I saw you and your lady friends the other day at Chez Fifi in Montparnasse struggling to decide who ate most of the brulee ganache in order to allocate l’addition equitably. I chuckled when you yanked the extensions from that left bank Lolita’s hair after she shook her calculator at you in a threatening manner and began singing verses from Edith Piaf’s Mon Legionnaire woefully off-key.
Rest assured, you jeune filles are not the only ones struggling with tipping protocol. Let me tell you what my close personal friend and macroeconomic adviser, part-time etymologist E. Hobart Calhoun, Attorney At Large, did to me recently at the new Megabucks Coffee and Truffle Shoppe on Lowerline.
“My God, man, leave a decent gratuity,” E. bellowed, loud enough for everyone to hear.
“The waiter ignored us for thirty minutes,” I argued, “then called me a duckbilled platypus when I asked for a menu. Aren’t they extinct?”
E. scowled, causing me to suspect that the species may still be viable. No matter. I pulled out a large bill and dropped it on the table. The waiter sneered, scooped it up and burst into maniacal laughter.
I pulled my coat lapel over my face like a politician on a perp walk, scurried out and kept running. Catching my breath at the transit stop, I waved to E. as he passed in his Lamborghini. A man resembling Juan Valdez joined me to wait for the Uptown bus. His burro nudged me.
I followed Juan and the burro onto the bus, gave the driver my fare, and experienced a moment of clarity. I was floating toward a bright light, looking down on my body…, wait. Wrong moment of clarity.
Anyway, exiting the bus I gave the driver a $2 tip and trilled, “Magnificent performance. Excellent cornering.”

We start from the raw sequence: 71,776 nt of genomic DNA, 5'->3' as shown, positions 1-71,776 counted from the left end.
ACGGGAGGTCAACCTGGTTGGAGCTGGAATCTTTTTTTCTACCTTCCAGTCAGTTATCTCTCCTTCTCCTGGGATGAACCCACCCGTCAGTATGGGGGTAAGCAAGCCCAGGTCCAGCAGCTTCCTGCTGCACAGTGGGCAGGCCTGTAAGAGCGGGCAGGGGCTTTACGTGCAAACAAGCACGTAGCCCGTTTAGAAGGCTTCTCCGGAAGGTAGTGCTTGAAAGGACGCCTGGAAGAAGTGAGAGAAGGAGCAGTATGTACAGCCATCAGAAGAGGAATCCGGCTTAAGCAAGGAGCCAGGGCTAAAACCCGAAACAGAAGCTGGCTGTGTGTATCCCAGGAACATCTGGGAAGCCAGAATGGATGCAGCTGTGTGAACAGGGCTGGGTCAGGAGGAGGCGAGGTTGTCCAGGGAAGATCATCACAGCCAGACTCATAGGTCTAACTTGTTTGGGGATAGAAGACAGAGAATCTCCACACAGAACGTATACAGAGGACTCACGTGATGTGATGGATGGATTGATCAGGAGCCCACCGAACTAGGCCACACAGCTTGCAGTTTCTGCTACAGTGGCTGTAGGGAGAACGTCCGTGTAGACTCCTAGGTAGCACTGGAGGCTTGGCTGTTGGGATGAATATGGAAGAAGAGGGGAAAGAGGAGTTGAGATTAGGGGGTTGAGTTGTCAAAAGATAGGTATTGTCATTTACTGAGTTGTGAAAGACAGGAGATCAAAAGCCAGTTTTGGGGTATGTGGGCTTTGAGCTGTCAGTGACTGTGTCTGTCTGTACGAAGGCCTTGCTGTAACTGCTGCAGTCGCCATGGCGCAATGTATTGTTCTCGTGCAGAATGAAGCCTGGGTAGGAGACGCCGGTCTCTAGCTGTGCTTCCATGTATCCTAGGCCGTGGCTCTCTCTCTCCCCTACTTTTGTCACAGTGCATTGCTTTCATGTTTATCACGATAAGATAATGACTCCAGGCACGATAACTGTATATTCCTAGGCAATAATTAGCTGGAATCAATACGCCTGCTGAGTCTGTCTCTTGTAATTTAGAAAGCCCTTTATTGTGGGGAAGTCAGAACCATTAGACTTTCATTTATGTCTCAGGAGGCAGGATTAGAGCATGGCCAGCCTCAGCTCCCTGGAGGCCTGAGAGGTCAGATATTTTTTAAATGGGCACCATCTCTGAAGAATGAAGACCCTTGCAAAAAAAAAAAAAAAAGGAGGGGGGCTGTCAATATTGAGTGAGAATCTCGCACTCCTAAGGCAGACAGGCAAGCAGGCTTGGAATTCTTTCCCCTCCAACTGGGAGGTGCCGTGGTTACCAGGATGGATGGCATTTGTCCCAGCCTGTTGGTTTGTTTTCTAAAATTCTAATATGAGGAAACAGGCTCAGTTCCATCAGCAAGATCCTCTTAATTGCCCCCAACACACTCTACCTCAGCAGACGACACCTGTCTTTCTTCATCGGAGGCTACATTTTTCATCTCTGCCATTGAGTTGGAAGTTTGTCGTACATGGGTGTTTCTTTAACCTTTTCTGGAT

I strode confidently past gawkers on the sidewalk, relishing my awakening. Co-opting Queen’s tune “Another One Bites The Dust,” head held high, I sang my new mantra at the top of my lungs.
BOMP. BOMP. BOMP. BOMP. EVERYONE GETS A TIP.
Two days later, after my colonoscopy, I awoke refreshed from the propofol I had purchased at a garage sale, gave the startled nurse a twenty, and asked to see my gastroenterologist. When Dr. Haustra appeared at my bedside to compliment me on the lovely fuchsia hue in my sigmoid, I did a quick calculation and handed him a thick roll of hundred dollar bills. He studied the money a moment.
“Twenty per cent. You did an excellent job. I am recommending you to all my friends with colons.”
I was ravenous after the procedure and proceeded immediately to the deli in my neighborhood Schmogers.
The Reuben-sandwich-esque beauty behind the counter winked as she handed me my salami on rye. I gave her a ten spot. She beamed and stuck it in her see-through shower cap.
Later that day, I picked up my car at Milo Field’s Garage and gave him a $200 tip. He tried to refuse it, telling me the gratuity was already included in the bill because I had more than six items to service and the total was over a thousand dollars.
“I insist,” I said. “I want you to know how much I appreciate the work you do for me.”
Milo cocked his head to the side and looked at me the way my late Golden Retriever, Oswald, used to. It was an adorable pose, so I gave Milo another c-note.
My groundbreaking tipping custom has been liberating, but is not without drawbacks. Carrying large amounts of cash requires frequent ATM stops. Yesterday, a mugger whom I recognized from our non-denominational bible studies group relieved me of all my folding money.
I had some change in my pocket, but not enough to give him a decent tip.
Michael Henry is a writer in Oxford. A graduate of Tulane and Virginia Law School, Henry published his seventh novel, Finding Ishmael, in April 2014.